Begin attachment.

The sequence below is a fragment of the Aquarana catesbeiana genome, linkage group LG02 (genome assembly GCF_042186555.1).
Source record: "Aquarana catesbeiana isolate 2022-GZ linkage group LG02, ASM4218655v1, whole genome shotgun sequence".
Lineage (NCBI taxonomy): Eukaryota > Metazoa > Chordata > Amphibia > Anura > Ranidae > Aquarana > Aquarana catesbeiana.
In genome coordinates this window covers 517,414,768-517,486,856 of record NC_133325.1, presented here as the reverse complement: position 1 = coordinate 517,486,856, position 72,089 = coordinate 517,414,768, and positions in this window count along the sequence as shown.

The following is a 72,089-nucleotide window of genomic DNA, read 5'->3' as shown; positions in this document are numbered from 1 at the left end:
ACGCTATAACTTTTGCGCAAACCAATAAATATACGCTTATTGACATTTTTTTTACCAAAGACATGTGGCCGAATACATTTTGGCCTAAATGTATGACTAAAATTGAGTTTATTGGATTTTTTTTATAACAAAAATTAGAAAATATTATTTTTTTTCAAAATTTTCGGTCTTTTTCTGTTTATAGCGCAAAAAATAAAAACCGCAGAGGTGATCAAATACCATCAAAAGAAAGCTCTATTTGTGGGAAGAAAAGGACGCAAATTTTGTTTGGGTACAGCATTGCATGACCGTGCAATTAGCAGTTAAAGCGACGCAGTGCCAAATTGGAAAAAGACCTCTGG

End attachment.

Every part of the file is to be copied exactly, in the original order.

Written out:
The sequence below is a fragment of the Aquarana catesbeiana genome, linkage group LG02 (genome assembly GCF_042186555.1).
Source record: "Aquarana catesbeiana isolate 2022-GZ linkage group LG02, ASM4218655v1, whole genome shotgun sequence".
Lineage (NCBI taxonomy): Eukaryota > Metazoa > Chordata > Amphibia > Anura > Ranidae > Aquarana > Aquarana catesbeiana.
In genome coordinates this window covers 517,414,768-517,486,856 of record NC_133325.1, presented here as the reverse complement: position 1 = coordinate 517,486,856, position 72,089 = coordinate 517,414,768, and positions in this window count along the sequence as shown.

The following is a 72,089-nucleotide window of genomic DNA, read 5'->3' as shown; positions in this document are numbered from 1 at the left end:
ACGCTATAACTTTTGCGCAAACCAATAAATATACGCTTATTGACATTTTTTTTACCAAAGACATGTGGCCGAATACATTTTGGCCTAAATGTATGACTAAAATTGAGTTTATTGGATTTTTTTTATAACAAAAATTAGAAAATATTATTTTTTTTCAAAATTTTCGGTCTTTTTCTGTTTATAGCGCAAAAAATAAAAACCGCAGAGGTGATCAAATACCATCAAAAGAAAGCTCTATTTGTGGGAAGAAAAGGACGCAAATTTTGTTTGGGTACAGCATTGCATGACCGTGCAATTAGCAGTTAAAGCGACGCAGTGCCAAATTGGAAAAAGACCTCTGG